JOHANNESBURG – The Competition Commission has urged schools to adhere to the uniform guidelines aimed at curbing anti-competitive behaviour.
The commission is calling for uniforms to be as generic as possible and obtainable at as many suppliers as possible for exclusivity to be limited to items that the schools regard as necessary such as badges and for competitive bidding to process to be followed.
The commission also wants schools to appoint more than one supplier in order to give parents more options.
The commission says school uniforms should not make it difficult for pupils to receive an education.
Spokesperson Sipho Ngwema says: “The contracts that are valid must also be short-term so that they’re renewable and suppliers can then compete.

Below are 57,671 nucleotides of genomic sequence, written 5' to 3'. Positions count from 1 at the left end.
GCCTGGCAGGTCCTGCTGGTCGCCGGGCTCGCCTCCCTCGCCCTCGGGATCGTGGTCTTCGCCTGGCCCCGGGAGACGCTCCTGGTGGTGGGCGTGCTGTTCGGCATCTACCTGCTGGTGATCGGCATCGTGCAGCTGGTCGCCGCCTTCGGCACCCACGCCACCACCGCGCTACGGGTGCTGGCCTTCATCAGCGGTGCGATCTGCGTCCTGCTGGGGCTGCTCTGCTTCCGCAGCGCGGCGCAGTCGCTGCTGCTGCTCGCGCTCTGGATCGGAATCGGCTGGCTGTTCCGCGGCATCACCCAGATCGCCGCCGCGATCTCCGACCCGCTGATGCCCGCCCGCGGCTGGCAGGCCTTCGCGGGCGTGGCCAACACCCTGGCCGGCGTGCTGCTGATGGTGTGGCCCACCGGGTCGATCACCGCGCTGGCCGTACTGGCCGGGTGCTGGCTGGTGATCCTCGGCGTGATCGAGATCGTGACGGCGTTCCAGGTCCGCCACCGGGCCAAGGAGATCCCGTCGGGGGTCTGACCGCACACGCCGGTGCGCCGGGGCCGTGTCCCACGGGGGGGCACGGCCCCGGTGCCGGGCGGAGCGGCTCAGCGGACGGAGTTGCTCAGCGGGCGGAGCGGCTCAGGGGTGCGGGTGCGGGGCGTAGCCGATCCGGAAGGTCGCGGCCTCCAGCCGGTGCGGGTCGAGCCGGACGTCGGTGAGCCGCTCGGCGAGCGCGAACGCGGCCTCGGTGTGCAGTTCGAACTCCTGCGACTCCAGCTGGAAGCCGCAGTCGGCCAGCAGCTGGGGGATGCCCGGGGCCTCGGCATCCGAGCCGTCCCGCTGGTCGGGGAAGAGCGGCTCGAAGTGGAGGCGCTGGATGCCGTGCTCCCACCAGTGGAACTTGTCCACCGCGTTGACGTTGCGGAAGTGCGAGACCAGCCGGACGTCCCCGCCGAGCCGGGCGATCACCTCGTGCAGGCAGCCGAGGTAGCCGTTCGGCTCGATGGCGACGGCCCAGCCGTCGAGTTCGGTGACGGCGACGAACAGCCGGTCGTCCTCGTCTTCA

“That shows that quality is good standard because if you don’t have competition, one supplier must charge higher prices.”
As inland public schools across the country reopen for the 2019 academic year, guardians have spoken about how buying new uniforms affects them.
Scores of parents lined up outside uniform and stationery shops for last-minute preparations as the school year begins.
Lines of people lead out onto the pavement outside uniform shops as guardians prepared for the new school year.
Children were trying on school jerseys, blazers and shirts as shop assistants rushed to get different sizes for them.
One woman said that the schools can make it easier for parents.
“It’s going to be easier if the schools can cancel the brands and then it’s going to be easier since we can go to any shop to buy school uniform. It’ll save us lots of time than to come here and stand in long queues.”
Parents say exorbitant prices of specific brands that are required puts financial pressure on them.